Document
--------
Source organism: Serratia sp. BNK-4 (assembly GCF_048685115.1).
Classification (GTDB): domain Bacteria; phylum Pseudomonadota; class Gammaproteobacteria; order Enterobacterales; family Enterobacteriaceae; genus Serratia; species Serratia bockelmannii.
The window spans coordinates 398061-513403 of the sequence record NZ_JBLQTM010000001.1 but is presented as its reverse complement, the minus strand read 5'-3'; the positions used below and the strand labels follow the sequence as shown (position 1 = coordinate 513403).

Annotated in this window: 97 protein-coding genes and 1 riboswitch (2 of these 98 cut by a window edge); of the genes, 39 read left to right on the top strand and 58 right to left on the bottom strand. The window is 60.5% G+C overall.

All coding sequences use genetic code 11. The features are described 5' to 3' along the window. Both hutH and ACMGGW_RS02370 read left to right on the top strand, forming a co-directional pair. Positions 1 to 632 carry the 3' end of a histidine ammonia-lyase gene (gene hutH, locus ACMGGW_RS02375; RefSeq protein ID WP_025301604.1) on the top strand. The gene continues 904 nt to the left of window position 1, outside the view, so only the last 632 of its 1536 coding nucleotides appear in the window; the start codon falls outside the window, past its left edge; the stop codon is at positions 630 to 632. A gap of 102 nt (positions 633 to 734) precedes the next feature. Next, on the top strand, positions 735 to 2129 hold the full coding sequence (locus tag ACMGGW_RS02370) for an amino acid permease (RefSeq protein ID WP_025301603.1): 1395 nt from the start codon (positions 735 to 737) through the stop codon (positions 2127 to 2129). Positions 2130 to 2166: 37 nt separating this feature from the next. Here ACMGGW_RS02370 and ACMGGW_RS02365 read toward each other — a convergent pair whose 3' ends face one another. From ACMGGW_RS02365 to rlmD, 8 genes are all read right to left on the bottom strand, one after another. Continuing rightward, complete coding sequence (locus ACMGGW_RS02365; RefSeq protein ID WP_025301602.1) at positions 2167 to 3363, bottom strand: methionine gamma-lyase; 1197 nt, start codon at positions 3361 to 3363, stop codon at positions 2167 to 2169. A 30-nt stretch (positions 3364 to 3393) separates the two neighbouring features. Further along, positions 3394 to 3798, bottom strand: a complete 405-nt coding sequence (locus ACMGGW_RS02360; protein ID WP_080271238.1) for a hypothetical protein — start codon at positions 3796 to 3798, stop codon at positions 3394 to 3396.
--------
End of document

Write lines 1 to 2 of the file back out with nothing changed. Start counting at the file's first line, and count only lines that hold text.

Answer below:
Source organism: Serratia sp. BNK-4 (assembly GCF_048685115.1).
Classification (GTDB): domain Bacteria; phylum Pseudomonadota; class Gammaproteobacteria; order Enterobacterales; family Enterobacteriaceae; genus Serratia; species Serratia bockelmannii.